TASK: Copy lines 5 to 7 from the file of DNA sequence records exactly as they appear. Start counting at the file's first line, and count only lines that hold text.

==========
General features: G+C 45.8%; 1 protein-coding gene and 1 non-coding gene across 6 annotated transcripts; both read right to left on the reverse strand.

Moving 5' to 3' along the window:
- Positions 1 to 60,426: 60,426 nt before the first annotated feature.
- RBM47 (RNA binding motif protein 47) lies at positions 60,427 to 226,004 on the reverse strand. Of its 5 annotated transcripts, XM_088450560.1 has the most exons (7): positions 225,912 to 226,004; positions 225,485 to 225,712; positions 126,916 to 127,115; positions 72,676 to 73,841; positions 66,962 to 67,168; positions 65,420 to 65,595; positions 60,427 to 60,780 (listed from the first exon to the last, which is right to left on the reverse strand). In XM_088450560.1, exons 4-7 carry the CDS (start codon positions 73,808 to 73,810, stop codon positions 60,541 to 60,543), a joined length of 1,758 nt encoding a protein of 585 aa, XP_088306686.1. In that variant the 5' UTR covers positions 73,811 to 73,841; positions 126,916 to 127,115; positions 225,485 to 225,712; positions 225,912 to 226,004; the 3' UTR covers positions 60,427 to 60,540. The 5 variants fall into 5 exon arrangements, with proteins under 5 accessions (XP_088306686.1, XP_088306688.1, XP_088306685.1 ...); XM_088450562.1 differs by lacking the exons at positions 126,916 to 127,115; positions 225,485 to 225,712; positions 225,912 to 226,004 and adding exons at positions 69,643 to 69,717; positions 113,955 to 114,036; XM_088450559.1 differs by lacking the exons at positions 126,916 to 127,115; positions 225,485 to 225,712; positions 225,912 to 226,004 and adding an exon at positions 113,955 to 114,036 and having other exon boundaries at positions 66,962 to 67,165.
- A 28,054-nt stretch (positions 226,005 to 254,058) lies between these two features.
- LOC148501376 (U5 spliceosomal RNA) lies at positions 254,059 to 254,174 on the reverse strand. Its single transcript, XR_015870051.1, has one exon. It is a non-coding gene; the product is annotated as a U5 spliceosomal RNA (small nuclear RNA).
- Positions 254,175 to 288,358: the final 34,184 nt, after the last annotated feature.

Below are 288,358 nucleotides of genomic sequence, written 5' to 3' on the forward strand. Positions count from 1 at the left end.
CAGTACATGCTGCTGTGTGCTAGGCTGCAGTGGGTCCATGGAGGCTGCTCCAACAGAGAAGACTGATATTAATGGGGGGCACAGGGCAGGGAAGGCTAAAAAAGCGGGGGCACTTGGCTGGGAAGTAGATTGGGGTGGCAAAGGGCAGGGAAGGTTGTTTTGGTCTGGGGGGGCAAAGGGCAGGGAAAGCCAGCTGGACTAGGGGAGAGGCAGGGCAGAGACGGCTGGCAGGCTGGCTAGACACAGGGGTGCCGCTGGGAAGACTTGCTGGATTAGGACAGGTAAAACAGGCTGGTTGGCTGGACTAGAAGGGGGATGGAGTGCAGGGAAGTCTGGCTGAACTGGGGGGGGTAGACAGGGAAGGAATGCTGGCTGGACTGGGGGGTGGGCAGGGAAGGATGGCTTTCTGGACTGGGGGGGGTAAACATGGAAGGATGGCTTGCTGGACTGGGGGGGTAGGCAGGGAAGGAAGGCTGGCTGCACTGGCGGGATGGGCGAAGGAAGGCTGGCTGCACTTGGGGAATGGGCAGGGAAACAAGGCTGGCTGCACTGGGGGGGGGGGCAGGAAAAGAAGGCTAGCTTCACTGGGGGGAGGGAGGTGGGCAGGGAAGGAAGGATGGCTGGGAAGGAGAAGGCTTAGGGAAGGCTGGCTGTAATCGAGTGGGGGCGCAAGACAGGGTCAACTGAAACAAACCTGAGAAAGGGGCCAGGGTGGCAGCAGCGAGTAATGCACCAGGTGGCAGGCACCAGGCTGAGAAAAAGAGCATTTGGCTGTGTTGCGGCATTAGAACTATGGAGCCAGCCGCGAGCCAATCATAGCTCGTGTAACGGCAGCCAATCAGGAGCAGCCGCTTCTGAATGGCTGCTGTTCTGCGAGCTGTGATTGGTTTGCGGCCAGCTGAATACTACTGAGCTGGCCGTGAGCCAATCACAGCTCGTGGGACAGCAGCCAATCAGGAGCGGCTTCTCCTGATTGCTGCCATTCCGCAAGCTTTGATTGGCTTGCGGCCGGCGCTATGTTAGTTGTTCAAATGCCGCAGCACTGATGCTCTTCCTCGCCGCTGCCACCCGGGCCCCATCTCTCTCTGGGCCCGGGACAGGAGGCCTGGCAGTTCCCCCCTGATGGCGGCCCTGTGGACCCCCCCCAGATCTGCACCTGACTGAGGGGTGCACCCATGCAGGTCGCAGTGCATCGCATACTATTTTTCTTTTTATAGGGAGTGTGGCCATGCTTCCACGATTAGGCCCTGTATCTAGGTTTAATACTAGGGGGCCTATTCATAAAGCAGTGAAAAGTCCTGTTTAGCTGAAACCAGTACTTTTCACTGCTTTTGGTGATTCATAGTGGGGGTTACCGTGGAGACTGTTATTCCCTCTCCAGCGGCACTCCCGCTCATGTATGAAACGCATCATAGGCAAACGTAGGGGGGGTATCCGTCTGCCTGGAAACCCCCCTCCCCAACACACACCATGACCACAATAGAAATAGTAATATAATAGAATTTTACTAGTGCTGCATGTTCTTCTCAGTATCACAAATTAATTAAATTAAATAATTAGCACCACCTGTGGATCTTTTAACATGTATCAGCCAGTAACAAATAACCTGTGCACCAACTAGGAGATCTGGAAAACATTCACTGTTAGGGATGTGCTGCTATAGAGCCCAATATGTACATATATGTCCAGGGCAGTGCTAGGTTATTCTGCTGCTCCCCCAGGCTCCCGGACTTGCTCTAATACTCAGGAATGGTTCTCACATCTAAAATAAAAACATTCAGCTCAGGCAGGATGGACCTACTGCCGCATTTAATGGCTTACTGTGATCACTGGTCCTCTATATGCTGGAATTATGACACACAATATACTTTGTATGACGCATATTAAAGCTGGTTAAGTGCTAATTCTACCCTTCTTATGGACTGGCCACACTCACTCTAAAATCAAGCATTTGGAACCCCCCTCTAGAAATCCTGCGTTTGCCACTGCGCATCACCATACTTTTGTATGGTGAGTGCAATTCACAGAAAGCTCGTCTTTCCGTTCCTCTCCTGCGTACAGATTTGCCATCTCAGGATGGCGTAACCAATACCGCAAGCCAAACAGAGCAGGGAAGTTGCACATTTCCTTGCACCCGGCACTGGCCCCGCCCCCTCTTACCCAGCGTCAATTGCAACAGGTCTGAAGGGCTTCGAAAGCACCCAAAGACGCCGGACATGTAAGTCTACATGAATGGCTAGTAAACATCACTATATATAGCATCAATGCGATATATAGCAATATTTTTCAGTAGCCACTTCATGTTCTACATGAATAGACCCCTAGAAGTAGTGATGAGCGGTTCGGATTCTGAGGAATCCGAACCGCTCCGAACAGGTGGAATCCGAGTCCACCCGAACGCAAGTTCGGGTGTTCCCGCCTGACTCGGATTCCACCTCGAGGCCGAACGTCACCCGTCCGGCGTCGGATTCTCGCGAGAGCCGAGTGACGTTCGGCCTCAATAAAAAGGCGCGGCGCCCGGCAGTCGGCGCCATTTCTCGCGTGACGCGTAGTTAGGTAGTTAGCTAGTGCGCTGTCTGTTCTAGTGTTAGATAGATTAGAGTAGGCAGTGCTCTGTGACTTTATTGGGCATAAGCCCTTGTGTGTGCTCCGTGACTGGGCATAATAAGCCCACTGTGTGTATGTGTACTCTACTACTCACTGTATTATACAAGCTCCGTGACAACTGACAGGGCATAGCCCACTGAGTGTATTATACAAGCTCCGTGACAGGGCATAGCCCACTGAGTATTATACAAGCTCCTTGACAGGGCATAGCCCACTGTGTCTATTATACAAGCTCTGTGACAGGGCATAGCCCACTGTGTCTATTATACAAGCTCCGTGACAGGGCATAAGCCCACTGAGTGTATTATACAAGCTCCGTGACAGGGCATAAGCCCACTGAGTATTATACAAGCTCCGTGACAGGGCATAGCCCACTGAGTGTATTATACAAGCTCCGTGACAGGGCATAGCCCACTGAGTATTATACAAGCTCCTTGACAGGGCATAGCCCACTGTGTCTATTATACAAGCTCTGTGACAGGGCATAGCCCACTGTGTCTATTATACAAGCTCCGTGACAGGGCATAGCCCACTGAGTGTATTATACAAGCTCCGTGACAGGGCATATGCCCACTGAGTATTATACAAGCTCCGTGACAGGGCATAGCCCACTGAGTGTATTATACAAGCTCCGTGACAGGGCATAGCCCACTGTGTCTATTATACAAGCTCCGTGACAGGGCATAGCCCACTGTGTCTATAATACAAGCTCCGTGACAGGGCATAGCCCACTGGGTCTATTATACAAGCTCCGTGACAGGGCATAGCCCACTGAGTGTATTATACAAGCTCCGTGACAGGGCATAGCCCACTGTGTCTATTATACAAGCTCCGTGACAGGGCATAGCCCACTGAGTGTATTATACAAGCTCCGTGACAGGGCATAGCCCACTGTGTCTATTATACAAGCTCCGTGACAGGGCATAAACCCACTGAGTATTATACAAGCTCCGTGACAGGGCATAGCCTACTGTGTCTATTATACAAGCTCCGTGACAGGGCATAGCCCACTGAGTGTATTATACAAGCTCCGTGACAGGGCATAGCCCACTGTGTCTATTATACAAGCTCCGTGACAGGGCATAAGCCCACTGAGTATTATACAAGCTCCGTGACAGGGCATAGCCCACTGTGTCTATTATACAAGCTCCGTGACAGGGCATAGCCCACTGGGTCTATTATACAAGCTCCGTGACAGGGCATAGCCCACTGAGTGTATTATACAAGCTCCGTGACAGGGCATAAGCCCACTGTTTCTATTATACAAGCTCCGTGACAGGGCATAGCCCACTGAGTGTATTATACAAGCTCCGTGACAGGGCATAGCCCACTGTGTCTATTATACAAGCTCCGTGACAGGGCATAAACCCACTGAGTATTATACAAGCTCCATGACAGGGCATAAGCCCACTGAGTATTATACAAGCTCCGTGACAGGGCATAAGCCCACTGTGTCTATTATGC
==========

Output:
- A 28,054-nt stretch (positions 226,005 to 254,058) lies between these two features.
- LOC148501376 (U5 spliceosomal RNA) lies at positions 254,059 to 254,174 on the reverse strand. Its single transcript, XR_015870051.1, has one exon. It is a non-coding gene; the product is annotated as a U5 spliceosomal RNA (small nuclear RNA).
- Positions 254,175 to 288,358: the final 34,184 nt, after the last annotated feature.